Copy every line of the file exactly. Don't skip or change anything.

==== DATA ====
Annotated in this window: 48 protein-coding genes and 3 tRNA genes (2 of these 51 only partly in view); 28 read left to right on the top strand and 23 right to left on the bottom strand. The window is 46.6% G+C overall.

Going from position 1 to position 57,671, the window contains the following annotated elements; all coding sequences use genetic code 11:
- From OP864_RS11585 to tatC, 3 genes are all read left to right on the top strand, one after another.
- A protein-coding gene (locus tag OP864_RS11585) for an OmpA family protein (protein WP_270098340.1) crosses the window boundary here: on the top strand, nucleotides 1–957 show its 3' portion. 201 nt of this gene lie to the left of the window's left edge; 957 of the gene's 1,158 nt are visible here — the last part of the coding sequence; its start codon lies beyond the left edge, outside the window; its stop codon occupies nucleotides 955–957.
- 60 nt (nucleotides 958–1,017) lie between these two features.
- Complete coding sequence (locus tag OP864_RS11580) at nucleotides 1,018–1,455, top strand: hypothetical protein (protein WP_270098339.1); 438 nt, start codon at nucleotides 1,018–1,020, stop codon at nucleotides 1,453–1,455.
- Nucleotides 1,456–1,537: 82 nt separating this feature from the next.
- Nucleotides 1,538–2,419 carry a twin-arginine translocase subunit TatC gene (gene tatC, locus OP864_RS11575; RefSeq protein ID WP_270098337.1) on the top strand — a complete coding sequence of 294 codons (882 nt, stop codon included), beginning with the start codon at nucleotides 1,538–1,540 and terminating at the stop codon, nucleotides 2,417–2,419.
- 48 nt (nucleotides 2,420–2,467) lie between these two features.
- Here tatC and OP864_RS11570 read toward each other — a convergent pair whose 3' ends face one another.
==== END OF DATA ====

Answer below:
Annotated in this window: 48 protein-coding genes and 3 tRNA genes (2 of these 51 only partly in view); 28 read left to right on the top strand and 23 right to left on the bottom strand. The window is 46.6% G+C overall.

Going from position 1 to position 57,671, the window contains the following annotated elements; all coding sequences use genetic code 11:
- From OP864_RS11585 to tatC, 3 genes are all read left to right on the top strand, one after another.
- A protein-coding gene (locus tag OP864_RS11585) for an OmpA family protein (protein WP_270098340.1) crosses the window boundary here: on the top strand, nucleotides 1–957 show its 3' portion. 201 nt of this gene lie to the left of the window's left edge; 957 of the gene's 1,158 nt are visible here — the last part of the coding sequence; its start codon lies beyond the left edge, outside the window; its stop codon occupies nucleotides 955–957.
- 60 nt (nucleotides 958–1,017) lie between these two features.
- Complete coding sequence (locus tag OP864_RS11580) at nucleotides 1,018–1,455, top strand: hypothetical protein (protein WP_270098339.1); 438 nt, start codon at nucleotides 1,018–1,020, stop codon at nucleotides 1,453–1,455.
- Nucleotides 1,456–1,537: 82 nt separating this feature from the next.
- Nucleotides 1,538–2,419 carry a twin-arginine translocase subunit TatC gene (gene tatC, locus OP864_RS11575; RefSeq protein ID WP_270098337.1) on the top strand — a complete coding sequence of 294 codons (882 nt, stop codon included), beginning with the start codon at nucleotides 1,538–1,540 and terminating at the stop codon, nucleotides 2,417–2,419.
- 48 nt (nucleotides 2,420–2,467) lie between these two features.
- Here tatC and OP864_RS11570 read toward each other — a convergent pair whose 3' ends face one another.